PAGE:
While synthetic membranes are already a popular method of water purification – particularly in seawater desalination – the team says existing models are not capable of separating certain contaminants.
“Today’s membranes were not designed to treat highly contaminated water and lack sufficient solute specific selectivity to access these treatment opportunities,” they say. “Developing membrane materials to achieve higher specificity using easily processable chemistries will be crucial to advancing this frontier.”
The future of membrane technology
According to the team, their tech also has the potential to extract lithium from water generated in oil and gas production for batteries. Indeed, wastewater from the oil and gas industry often contains high concentrations of lithium yet it has thus far remained unexplored. The research team found that a week’s worth of water from hydraulic fracturing in Texas’ Eagle Ford Shale could produce enough lithium for 300 EV batteries, if only it was tapped into. As such, progressing the tech to commercialisation is the next step for the team.
“As the project evolves, we seek to further enhance membrane selectivity for targeted molecules, like lithium, by varying polymer structure/chemistry and uncovering the mechanisms underpinning selectivity in such systems,” they said in an email. “This will guide design rules for new synthetic membranes that rival the specificity of biological membranes. Progress towards commercialization relies on this and the ability to mass produce optimal polymer chemistries as thin, defect free membranes.”
If scaled up to commercial levels, the tech could certainly open the door to larger supplies and lower costs for lithium. As the world is currently only able to tap into a small portion of its lithium supplies, there is seemingly scope for technologies to enter the fray and expand our supply, and the American universities are not the only ones looking into ways of streamlining water-based lithium extraction.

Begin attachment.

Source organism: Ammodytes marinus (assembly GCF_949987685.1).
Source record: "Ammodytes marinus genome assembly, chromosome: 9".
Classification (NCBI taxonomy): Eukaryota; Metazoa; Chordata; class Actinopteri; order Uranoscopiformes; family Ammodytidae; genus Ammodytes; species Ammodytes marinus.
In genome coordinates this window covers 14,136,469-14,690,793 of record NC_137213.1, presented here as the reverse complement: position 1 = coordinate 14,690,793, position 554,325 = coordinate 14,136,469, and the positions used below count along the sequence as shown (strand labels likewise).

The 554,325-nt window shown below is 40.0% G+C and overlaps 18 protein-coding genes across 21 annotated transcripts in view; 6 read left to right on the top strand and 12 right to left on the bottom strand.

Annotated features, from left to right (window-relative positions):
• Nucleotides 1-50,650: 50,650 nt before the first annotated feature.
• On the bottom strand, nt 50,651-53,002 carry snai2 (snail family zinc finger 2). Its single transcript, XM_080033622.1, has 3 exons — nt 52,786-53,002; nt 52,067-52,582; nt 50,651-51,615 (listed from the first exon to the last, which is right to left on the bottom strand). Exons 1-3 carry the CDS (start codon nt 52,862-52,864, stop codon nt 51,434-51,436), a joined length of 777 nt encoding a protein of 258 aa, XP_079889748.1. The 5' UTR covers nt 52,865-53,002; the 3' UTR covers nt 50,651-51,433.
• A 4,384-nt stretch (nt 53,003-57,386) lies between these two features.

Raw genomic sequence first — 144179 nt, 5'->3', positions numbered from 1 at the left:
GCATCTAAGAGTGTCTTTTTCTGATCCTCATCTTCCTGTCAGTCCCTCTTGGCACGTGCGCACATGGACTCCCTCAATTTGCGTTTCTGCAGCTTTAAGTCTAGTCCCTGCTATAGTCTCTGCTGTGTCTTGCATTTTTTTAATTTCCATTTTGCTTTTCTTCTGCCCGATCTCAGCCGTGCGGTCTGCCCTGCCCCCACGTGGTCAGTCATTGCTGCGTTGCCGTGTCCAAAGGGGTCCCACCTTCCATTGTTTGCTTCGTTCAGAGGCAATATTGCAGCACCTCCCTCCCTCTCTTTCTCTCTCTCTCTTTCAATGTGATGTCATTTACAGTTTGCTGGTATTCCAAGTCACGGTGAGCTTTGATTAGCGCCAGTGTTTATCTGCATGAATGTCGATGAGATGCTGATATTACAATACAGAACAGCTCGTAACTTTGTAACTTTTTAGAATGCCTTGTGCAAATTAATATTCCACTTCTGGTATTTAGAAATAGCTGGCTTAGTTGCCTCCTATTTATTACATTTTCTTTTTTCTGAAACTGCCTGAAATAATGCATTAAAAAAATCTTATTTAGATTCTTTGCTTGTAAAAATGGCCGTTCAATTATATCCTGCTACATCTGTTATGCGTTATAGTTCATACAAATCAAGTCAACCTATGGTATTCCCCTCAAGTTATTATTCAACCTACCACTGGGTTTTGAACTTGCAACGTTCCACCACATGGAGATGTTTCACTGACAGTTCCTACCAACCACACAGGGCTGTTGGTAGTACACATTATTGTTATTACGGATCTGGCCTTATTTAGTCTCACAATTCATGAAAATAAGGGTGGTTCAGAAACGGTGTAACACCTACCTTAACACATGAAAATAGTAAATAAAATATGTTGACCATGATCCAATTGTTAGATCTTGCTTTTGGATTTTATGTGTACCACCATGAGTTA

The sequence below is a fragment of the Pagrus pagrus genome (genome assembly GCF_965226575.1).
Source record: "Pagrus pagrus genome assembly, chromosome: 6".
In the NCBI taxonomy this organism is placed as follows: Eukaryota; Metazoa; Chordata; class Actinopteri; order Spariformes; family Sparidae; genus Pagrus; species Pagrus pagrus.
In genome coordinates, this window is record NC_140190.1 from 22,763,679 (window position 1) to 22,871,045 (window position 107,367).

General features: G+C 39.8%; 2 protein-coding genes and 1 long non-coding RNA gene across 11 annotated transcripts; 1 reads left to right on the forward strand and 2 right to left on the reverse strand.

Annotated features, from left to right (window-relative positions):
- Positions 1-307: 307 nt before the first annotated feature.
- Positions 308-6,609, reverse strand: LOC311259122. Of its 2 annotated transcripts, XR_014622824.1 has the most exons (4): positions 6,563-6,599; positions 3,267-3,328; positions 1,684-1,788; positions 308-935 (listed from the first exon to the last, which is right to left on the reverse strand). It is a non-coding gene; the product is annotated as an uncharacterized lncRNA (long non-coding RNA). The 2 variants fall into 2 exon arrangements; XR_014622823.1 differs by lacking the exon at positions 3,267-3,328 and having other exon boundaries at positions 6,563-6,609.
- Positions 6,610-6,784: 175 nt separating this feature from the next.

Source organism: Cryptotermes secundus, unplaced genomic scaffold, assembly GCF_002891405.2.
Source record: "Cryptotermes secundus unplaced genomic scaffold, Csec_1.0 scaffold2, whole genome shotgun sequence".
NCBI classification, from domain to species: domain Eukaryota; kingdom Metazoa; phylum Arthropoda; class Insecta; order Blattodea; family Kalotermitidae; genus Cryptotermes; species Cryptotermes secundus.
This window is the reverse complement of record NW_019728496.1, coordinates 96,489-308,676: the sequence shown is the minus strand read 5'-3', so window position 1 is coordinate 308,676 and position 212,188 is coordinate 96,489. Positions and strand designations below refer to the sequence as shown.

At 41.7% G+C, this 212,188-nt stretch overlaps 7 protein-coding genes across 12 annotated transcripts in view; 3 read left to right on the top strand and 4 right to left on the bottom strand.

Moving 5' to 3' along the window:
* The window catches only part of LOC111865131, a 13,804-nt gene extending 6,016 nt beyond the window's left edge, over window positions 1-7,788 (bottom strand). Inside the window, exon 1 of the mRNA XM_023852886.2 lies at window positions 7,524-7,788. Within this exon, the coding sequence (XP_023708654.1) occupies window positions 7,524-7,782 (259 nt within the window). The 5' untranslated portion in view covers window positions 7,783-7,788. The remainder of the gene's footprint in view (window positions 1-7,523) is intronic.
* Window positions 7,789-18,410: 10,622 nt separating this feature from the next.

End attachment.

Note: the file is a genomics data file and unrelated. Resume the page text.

In June this year, Researchers at King Abdullah University of Science and Technology (KAUST) in Saudi Arabia announced they had developed a means of extracting lithium from seawater in what they say is a more cost-effective way than existing methods. The team deployed a ‘solid-state electrolyte membrane’ and designed a continuous electrically-driven membrane process to enrich the lithium found in seawater samples by 43,000 times. While the structure has holes large enough to allow lithium to pass through, other minerals and ions are trapped. Any residual seawater could also be used in desalination plants to provide freshwater.
Solutions such as these are certainly needed as global demand for battery materials is set to increase as we turn to cleaner storage and transportation alternatives. A 2020 piece from the New Statesman said global demand for lithium is expected to more than double by 2024 as EV production increases from 3.4 million vehicles to a projected 12.7 million in 2024. With demand on the rise, developing low cost and efficient methods of tapping into currently inaccessible sources would change the face of the industry, and bring us closer to a battery-powered future.